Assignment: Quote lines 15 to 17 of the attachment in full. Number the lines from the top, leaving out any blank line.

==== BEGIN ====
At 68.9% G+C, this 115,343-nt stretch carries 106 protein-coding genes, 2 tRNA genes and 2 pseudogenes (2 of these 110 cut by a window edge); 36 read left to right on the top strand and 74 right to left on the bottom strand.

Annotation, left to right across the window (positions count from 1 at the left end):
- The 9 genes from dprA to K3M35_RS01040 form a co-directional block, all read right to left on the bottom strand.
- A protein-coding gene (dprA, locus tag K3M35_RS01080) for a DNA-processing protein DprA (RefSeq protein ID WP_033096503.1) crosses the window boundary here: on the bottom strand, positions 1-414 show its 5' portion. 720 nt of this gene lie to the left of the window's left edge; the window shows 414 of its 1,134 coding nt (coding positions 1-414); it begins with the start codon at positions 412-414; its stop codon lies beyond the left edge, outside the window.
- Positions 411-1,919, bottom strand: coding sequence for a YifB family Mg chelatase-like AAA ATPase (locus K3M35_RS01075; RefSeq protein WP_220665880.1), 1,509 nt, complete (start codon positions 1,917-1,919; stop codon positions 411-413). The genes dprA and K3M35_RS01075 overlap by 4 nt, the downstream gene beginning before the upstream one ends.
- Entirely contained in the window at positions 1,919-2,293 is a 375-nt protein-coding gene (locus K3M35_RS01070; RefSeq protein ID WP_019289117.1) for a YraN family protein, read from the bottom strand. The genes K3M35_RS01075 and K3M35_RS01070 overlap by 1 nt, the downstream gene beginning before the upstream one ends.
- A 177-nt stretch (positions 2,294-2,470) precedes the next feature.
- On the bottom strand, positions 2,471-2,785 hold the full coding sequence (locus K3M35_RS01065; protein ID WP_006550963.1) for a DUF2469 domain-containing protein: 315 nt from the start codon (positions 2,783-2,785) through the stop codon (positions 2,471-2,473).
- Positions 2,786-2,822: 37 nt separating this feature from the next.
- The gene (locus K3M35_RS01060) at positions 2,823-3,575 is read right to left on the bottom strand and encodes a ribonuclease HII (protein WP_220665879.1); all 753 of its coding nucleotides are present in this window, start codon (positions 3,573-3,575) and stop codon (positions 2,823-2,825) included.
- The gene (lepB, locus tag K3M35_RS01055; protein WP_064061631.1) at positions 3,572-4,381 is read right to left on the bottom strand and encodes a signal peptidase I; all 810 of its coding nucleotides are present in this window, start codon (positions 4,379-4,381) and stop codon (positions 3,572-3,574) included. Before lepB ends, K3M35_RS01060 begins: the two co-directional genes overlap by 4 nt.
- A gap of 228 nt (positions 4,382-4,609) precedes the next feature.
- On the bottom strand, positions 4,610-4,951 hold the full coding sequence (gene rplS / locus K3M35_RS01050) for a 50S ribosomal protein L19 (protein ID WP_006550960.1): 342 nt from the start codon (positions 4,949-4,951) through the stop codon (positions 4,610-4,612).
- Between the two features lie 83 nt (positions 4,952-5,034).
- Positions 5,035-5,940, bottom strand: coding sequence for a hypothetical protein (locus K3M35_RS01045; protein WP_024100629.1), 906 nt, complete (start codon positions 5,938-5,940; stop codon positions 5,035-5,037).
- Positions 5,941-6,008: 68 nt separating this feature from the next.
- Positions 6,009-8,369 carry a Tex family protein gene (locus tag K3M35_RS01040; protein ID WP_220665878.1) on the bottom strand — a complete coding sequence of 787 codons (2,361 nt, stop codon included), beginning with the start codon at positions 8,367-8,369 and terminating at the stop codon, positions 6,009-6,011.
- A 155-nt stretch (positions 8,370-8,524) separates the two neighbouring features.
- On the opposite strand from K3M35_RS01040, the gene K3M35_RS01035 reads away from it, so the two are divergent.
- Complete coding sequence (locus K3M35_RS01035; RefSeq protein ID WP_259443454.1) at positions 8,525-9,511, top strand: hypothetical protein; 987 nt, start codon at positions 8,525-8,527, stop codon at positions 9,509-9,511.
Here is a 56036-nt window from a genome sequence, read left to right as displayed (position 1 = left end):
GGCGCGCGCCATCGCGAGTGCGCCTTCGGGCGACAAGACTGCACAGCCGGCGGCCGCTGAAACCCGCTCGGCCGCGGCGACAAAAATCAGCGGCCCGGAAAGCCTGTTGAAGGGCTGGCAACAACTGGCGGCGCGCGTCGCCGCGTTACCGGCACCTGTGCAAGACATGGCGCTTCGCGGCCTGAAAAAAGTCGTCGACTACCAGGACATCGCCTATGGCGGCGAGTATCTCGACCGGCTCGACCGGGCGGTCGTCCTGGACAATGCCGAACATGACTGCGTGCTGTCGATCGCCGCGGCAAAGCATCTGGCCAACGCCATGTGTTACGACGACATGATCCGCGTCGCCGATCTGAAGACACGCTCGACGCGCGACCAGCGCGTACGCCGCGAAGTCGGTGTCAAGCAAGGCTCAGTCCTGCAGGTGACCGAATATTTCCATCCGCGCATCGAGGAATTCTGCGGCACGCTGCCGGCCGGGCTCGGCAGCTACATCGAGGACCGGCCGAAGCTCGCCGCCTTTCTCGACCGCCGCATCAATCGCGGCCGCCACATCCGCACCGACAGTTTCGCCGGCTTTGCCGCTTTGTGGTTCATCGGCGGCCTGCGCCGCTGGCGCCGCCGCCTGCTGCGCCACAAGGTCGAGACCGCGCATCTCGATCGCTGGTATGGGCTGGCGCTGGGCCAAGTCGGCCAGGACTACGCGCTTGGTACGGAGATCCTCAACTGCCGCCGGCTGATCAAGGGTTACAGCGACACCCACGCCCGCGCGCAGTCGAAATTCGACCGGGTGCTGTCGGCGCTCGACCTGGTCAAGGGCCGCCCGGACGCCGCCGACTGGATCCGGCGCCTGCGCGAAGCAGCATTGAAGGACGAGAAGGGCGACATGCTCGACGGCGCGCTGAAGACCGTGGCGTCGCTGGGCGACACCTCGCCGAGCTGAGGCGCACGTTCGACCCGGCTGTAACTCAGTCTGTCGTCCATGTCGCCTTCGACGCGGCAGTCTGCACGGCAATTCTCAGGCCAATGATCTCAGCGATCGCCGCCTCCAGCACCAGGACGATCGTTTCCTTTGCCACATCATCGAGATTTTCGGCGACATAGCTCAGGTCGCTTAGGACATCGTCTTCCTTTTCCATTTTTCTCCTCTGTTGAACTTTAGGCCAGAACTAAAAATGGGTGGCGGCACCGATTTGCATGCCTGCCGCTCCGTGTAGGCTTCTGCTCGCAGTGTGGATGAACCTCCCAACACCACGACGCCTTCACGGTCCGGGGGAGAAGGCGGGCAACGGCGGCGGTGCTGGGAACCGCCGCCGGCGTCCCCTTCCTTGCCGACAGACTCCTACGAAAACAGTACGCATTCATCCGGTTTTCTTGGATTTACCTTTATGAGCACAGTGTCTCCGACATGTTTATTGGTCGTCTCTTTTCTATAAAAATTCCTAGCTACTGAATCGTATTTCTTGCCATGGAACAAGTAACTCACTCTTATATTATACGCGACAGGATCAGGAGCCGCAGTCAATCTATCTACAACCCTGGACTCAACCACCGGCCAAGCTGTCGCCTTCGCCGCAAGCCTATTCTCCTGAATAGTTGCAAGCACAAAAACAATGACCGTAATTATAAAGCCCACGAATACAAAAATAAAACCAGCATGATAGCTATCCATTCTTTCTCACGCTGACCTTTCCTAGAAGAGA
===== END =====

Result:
- Positions 5,035-5,940, bottom strand: coding sequence for a hypothetical protein (locus K3M35_RS01045; protein WP_024100629.1), 906 nt, complete (start codon positions 5,938-5,940; stop codon positions 5,035-5,037).
- Positions 5,941-6,008: 68 nt separating this feature from the next.
- Positions 6,009-8,369 carry a Tex family protein gene (locus tag K3M35_RS01040; protein ID WP_220665878.1) on the bottom strand — a complete coding sequence of 787 codons (2,361 nt, stop codon included), beginning with the start codon at positions 8,367-8,369 and terminating at the stop codon, positions 6,009-6,011.